Don’t restate the obvious or load up on “don’ts,” she advises. But do give clear instructions when needed.  ”Stress: order facilitates learning, makes the class a pleasant place to be.”

 •Integrity helps build community. The most important directives in democratic classrooms are around ethical practices: A clear definition of cheating, understood by all students, in the digital age. Why trust and personal best are more important than winning. Why substandard work isn’t ever OK. How true leadership–kids want to be leaders, too– is a function of respect.

“Carrots and sticks” can be counter-productive, Flanagan writes. Students’ good behavior is its own reward: They get to attend a “civil, well-managed” school.

School board lessons

After five years as a school board member, Peter Meyer summarizes what he’s learned on Ed Next. Among the lessons:

. . .  there are no absolute victories and no deafening defeats in the land of education governance; just the constant hum of the bureaucracy trying to control the flow of information and—if you’re lucky—the shouts and murmurs of the “the people” complaining. Unfortunately, there is simply no alternative to eternal vigilance, but it must be vigilance in the interests of freedom and equal opportunity.

There are plenty of reasons for wanting to leave “the people” out of it. They gum up the works, for one. They are lazy and apathetic for another. But what are the alternatives? I believe it was Churchill who also said, “Americans always get things right—after they’ve exhausted all the alternatives.”

“We have to get back to making democracy work again,” he concludes.

 

Teaching students to ask questions

What would education be like if students knew how to pose, prioritize, and use their own questions? Vastly better than it is now, argue Dan Rothstein and Luz Santana, authors of Make Just One Change: Teach Students to Ask Their Own Questions (Harvard Education Press, 2011). If students learned how to formulate good questions, according to the authors, they’d be that much closer to becoming “independent thinkers and self-directed learners”  and practitioners of ”democratic deliberation.”

On the face of it, the idea sounds terrific. The ability to ask good questions can enhance both individual lives and common culture. Many people need special instruction in this skill; most of us have room for improvement. I am not convinced, though, that any of this requires the elaborate group processes that Rothstein and Santana describe.

The research started when the authors were working in a dropout prevention program. They heard from parents that they wouldn’t come to meetings at school because they “didn’t even know what to ask.” Rothstein and Santana began by giving them questions but then realized that this was only increasing their dependency—that they needed to know ”how to generate and use their own questions.” Over time, the authors developed a technique for teaching just that. They and others founded the Right Question Project, now known as the Right Question Institute, which teaches the technique to people around the country and abroad.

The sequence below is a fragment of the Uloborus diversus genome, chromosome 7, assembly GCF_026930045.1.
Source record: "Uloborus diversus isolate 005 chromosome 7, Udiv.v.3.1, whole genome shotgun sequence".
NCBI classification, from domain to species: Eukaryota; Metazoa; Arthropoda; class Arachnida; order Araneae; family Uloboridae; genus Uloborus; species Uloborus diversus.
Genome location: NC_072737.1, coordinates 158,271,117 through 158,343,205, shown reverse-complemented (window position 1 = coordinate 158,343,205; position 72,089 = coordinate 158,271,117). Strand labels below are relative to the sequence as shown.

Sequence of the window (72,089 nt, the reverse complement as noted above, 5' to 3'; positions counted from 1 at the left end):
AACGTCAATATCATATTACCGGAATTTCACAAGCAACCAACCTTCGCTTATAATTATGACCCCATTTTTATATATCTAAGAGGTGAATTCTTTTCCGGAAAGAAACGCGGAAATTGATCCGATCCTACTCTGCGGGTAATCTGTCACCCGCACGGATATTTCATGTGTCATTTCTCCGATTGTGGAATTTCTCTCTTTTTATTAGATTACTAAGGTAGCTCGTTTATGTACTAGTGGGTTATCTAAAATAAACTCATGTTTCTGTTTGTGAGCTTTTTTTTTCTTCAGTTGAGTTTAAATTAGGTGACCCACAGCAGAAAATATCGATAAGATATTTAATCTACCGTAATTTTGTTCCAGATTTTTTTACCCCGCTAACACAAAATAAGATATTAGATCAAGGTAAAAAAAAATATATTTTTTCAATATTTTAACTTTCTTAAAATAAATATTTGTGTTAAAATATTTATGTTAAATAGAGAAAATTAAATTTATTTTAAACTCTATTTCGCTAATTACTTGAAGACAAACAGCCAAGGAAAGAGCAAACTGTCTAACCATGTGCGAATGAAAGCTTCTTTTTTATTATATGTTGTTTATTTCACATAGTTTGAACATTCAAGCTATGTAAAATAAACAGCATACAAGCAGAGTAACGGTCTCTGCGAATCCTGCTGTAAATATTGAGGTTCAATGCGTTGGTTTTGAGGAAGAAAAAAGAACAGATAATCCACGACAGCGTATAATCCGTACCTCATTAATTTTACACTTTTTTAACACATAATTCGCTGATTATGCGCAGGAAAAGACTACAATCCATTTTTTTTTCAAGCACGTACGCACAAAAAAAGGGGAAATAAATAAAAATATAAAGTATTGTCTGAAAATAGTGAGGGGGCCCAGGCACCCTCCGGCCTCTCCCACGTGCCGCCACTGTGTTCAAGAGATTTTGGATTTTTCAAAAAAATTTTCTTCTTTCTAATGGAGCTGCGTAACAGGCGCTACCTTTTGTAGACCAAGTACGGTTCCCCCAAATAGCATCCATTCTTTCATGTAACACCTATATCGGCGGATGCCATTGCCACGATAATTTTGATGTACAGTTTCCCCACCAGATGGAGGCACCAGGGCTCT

The book explains the Question Formulation Technique, which consists of six components: (a) a Question Focus; (b) a process for producing questions; (c) an exercise for working on closed and open-ended questions; (d) student selection of priority questions; (e) a plan for the next steps; and (f) a reflection activity. The authors provide numerous case studies to show how these components have played out.

Before starting the process, students are introduced to the four rules: “(1) Ask as many questions as you can; (2) Do not stop to discuss, judge, or answer any of the questions; (3) Write down every question exactly as it was stated; and (4) Change any statements into questions.” Students are supposed to reflect on these rules before proceeding. The authors explain:

The rules ask for a change in behavior, officially discouraging discussion in order to encourage the rapid production of questions. Students thus need to think about how they usually work individually and in groups. They name their usual practices and become aware of how they generally come up with ideas. They then must distinguish their present learning habits from what the rules require of them.

After receiving their Question Focus from the teacher, the students begin producing questions in groups. They are reminded to ask lots of questions and to refrain from judging, answering, or editing them. The teacher is not supposed to give examples of questions, even if the students are having difficulty.

From here, the students work on improving the questions. [Read more...]